J and I were talking yesterday about cultural literacy. At playgroup on Tuesday, one of the kids asked what this gully in the woods was, and J replied it was where the old trolley line used to run, and the kid asked, “what’s a trolley?” Now, the child in question is, I think, six years old, and “trolley” is not an everyday word or concept. But it started J, and then myself when we talked about it, to thinking.
There is no worthless information.
I just seconds ago, saw on Twitter that someone purchased some of Justin Bieber’s hair for $40,000. You may think this is worthless information. But in my life, in teaching my children about the world, this information is a source of wisdom. It shows that people make poor financial decisions when their emotions are involved. It shows the power of celebrity. It shows, with a bit of explanation from me, that there’s a sucker born every minute and that there always has been. It shows, with a different bit of explanation, how celebrity is changing in the age of the internet. A change, I might note, that is no change at all to my kids. This is their world; they don’t recall the age of mass-broadcast television or radio.
The Bieber hair example is a bit extreme, and I did not actually stop and explain it to the kids or make a teaching point out of it. But while going over the BBC website before breakfast I did have the kids watch a clip, in addition to the news from Libya, about the New York 1970s SoHo art scene. There is no worthless information.
This attitude I have towards knowledge, this is not a value universally held among people I know. It’s not even universally held among homeschoolers. I suspect it is valued more among academics and geeks. I look at the kids I know, the ones who are my kids’ ages, who can’t read yet and I am vaguely horrified. It’s not that they are behind in any sense. I mean, in a typical school curriculum in the U.S. first and second grades are spent learning to read. This is normal, acceptable, and on-track. It’s that they are wasting valuable reading years. Think of all the books going UNREAD.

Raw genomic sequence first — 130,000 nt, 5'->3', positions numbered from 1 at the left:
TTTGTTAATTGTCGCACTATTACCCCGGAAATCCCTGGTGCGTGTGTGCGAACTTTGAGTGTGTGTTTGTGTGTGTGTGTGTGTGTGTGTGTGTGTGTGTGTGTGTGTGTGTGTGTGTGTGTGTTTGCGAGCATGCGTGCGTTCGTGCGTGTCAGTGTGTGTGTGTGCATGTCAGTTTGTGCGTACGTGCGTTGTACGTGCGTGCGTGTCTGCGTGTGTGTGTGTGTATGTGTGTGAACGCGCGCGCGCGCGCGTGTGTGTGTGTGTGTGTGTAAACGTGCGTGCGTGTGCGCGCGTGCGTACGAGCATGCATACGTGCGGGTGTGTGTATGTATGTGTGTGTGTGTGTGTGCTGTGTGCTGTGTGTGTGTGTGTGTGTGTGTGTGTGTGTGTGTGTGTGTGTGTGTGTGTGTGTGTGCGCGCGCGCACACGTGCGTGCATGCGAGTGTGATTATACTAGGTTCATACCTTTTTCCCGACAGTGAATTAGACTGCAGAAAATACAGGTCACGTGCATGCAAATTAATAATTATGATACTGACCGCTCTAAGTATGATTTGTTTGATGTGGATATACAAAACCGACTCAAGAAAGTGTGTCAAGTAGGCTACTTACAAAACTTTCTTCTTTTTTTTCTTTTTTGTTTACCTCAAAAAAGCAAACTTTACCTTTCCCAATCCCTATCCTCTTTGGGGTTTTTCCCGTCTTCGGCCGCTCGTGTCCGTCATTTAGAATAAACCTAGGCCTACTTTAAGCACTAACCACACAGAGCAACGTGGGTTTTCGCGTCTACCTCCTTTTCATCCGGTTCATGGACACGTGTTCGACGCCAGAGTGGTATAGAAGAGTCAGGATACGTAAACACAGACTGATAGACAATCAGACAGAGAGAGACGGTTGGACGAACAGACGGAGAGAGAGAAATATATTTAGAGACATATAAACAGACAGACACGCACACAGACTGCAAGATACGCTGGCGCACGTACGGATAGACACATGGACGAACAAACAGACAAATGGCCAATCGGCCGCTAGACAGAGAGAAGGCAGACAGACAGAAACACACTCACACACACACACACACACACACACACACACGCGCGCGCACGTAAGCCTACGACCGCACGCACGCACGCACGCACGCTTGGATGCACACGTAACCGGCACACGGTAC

It’s not just books, though, that hold information. There’s music — classical, pop, musicals, whatever. There’s movies and television — documentaries, sure, but also Disney and Gnomeo and Juliet or Spy Kids. All of these things, if they provide no other information whatsoever, can be an example of what NOT to do or say.
For example, last night on the way back from circus class we were listening to the kids’ most recent pop music playlist. I make these playlists on my Zune and we listen to them when I drive them around. This particular mix had Ke$ha’s “We R Who We R.” After listening to it three times at K’s request, M said, “the people in this club are kind of like Team Rocket, aren’t they?”
I nearly did a fist-pump of joy.
Team Rocket, for those not immersed in the world of Pokemon, are a Pokemon crime syndicate. They are self-absorbed, stylish, ruthless, arrogant, and goal-oriented. They are also an attractive sort of bad guy, with good clothes and hair — they are more mature, or they try to be.
The gist of the Ke$ha song is that the people in the bar or club are going to drink and dance as much as they like, uncaring of anyone else’s opinions or judgment, and refuse to apologize for who and what they are.
“Yes,” I told M. “The people in this song are kind of like Team Rocket.”
There is no worthless information. Recognizing selfish, self-absorbed people, even when they sound interesting and are having a lot of ostensible fun, this is a valuable life skill. My GOODNESS, I wish I had picked it up sooner.
I’m not saying that my kids won’t make poor relationship mistakes in the future, ahahahhahahahha, no, I am not claiming that. But this, this is a start, a step in navigating the extremely complex world of social networks and interactions. Those things are hard, the skills are learned from practice, usually on real people. And if my kids can get an assist from Pokemon and Ke$ha, good for them.